T-Committee Approves L.A. City Metro Bike-Share Expansion Plans
LADOT is looking to expand Metro Bike Share operations in the coming years. Today, the L.A. City Council Transportation Committee unanimously approved Department of Transportation recommendations that target 1,000 additional bikes in central Los Angeles and 700 additional bikes on the Westside.
The bike-share proposal will next go to the full city council for approval. With only partial funding for the planned expansion, LADOT will likely seek grant funding to implement expansion.
The city of L.A. currently hosts Metro Bike Share in three areas:
- Downtown Los Angeles – ~1,000 bikes, ~60 stations, opened July 2016 – average 0.74 trips per bike per day
- Venice – ~165 bikes, ~12 stations, opened September 2017 – average 1.2 trips per bike per day
- Port of Los Angeles – ~120 bikes, ~13 stations, opened July 2017 – operated by the Port of L.A.
LADOT has recommended expansion in three areas:
1. Neighborhoods West Of Downtown
LADOT is stressing “contiguous expansion”, what SBLA has described in the past as making the “blob” bigger, which is critical for making the overall bike-share system most useful. LADOT is recommending FY 2018-19 expansion to include roughly 700 bicycles in DTLA-adjacent communities of Westlake/MacArthur Park, Silver Lake, Echo Park, Pico Union, and Koreatown. This expansion is unfunded, and is anticipated to costs $900,000 for its initial year.
2. Neighborhoods South of Downtown
By early 2019, under a $2.6 million state Greenhouse Gas Reduction Fund grant, L.A. City and Metro will extend Metro Bike Share to South L.A. communities near USC and along the Metro Expo Line. The expansion will include 22 new stations and 300 new bikes.
3. Westside Neighborhoods
In concert with Culver City’s approved bike-share plan, LADOT recommends a Westside L.A. expansion of 700 smart-bikes in FY 2018-19. The smart-bike system will cover the communities of Venice, Palms, Mar Vista, Playa Vista, Playa del Rey, Del Rey, and potentially the L.A. County community of Marina Del Rey. The plan would include swapping out the existing dozen Venice smart-docks into the DTLA area, then featuring only smart-bike systems throughout the Westside. The Westside expansion is not yet funded; the initial year outlay is anticipated to cost $3,400,000.
Future San Fernando Valley Pilot
At the urging of Councilmember Nury Martinez and Transportation Committee Chair Mike Bonin, the Transporation Committee also directed LADOT to work with San Fernando Valley leaders to plan a bike-share pilot in the San Fernando Valley. Martinez expressed her support for LADOT to implement bike-share serving the Valley’s Metro Orange Line busway/bikeway.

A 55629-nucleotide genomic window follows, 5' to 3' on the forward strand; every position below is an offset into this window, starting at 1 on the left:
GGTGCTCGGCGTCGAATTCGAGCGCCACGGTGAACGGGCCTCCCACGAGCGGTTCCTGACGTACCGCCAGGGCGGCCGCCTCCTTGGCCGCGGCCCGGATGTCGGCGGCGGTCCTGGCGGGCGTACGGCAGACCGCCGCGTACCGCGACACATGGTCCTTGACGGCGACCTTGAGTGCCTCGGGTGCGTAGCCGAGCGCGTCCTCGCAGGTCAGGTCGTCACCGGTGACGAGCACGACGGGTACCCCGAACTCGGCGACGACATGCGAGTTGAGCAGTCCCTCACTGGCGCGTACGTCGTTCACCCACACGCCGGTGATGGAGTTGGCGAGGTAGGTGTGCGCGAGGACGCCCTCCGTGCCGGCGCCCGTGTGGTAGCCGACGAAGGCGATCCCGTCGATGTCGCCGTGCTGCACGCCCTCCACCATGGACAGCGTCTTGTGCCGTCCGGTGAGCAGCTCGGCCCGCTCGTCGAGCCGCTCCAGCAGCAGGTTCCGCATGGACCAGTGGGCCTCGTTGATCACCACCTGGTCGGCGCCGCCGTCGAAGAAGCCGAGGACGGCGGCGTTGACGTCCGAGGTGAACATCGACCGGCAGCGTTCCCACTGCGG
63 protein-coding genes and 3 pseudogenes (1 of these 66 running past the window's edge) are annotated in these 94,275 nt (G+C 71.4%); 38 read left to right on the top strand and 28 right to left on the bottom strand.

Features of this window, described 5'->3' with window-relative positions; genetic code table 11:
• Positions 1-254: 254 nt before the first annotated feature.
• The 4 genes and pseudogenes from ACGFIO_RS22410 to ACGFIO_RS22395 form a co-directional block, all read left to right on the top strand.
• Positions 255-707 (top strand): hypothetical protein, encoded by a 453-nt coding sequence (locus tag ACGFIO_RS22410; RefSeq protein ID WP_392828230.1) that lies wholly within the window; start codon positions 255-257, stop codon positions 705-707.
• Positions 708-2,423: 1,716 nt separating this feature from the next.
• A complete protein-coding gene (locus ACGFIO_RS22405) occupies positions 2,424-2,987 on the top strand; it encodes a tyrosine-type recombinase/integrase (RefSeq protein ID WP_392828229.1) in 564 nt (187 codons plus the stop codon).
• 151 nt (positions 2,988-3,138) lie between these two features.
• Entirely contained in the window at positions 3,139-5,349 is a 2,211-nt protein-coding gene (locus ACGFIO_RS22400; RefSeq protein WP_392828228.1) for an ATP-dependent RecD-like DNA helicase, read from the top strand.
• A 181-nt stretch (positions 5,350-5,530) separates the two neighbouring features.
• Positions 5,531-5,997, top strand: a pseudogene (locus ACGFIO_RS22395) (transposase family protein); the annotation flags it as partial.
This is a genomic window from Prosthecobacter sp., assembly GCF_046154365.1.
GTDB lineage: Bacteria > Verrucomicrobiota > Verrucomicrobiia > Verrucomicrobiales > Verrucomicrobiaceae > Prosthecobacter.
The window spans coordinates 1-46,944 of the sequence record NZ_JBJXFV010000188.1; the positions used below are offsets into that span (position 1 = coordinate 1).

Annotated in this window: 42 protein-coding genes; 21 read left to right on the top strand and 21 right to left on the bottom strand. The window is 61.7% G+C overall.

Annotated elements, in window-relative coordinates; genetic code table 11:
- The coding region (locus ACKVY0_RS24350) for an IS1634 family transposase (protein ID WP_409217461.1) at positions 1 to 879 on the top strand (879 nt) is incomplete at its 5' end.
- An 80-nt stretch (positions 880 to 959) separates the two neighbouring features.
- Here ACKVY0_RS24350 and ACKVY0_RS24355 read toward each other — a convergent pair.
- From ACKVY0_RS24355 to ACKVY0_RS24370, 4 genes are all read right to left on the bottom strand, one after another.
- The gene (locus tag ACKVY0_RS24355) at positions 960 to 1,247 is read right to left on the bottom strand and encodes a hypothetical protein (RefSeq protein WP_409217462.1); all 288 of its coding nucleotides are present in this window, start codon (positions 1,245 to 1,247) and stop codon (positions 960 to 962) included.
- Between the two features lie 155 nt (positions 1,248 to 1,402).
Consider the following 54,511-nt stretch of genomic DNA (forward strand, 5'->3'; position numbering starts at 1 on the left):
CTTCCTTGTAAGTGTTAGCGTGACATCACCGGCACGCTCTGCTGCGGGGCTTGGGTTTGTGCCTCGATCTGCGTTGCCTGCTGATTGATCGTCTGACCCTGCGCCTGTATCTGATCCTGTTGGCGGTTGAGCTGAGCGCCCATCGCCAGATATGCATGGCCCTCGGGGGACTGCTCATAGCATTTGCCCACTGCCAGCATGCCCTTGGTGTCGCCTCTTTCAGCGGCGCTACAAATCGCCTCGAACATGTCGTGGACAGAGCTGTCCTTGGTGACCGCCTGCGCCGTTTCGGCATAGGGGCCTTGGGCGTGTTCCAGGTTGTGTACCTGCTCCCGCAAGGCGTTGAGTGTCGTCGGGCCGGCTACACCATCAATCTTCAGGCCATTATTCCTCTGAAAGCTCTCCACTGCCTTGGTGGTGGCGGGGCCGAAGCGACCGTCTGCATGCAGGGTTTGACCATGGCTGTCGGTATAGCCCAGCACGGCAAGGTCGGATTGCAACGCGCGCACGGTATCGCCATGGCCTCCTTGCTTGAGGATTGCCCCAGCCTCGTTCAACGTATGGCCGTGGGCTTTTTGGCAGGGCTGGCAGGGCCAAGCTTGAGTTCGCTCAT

Questions: Fares, Dockless Bike-Share, and Bike Share Connect
Bike-share is not yet a runaway success in downtown L.A. or even in Venice. At 0.74 rides/bike/day downtown, and 1.2 rides/bike/day in Venice, L.A.’s bike-share lags behind New York City (3.6 rides), Boston, Washington D.C. (both 2.1 rides), Chicago, and San Francisco (both 1.7 rides.) Pasadena Metro Bike Share utilization is so low (0.21 rides) that officials are considering withdrawing.
Metro has been working on promotional discounts and employer programs with some success. Metro is also implementing much more robust TAP integration, likely next year.
Without actually making L.A.’s streets safe for bicycling (unfortunately that’s another story), one change that could get more people riding bike-share more often is to bring down the price.
Councilmember Bonin described the current price, $3.50 per ride, as “twice as high as it should be.” At today’s committee meeting, LADOT Chief Sustainability Officer Marcel Porras mentioned that bike-share “fare restructuring” is anticipated to go to the Metro board next month.
One of the factors potentially driving down Metro Bike Share user costs is competition with dockless bike-share (DoBi). L.A. has seen a proliferation of DoBi bikes in several communities. Typically these private bike-share systems charge $1 per ride. When Porras was questioned about DoBi, he responded that Metro Bike Share was more dependable, with more durable bikes, better serving historically underserved communities, and that public agencies receive dependable data from systems they operate.
Though the city has been tolerating some DoBi trials under somewhat ad hoc pilot arrangements, Bonin announced that proposed LADOT’s DoBi regulations are expected to come before the Transportation Committee next month.
In addition to some competition from DoBi, Metro Bike Share on the Westside also competes with what is now calling itself the Bike Share Connect network. Breeze Bike Share, Beverly Hills Bike Share, WeHo Pedals Bike Share, and Bruin Bike Share programs recently fully integrated. Users can now seamlessly ride among those systems, such as riding UCLA bikes into Santa Monica. These are all smart-bike systems run by CycleHop.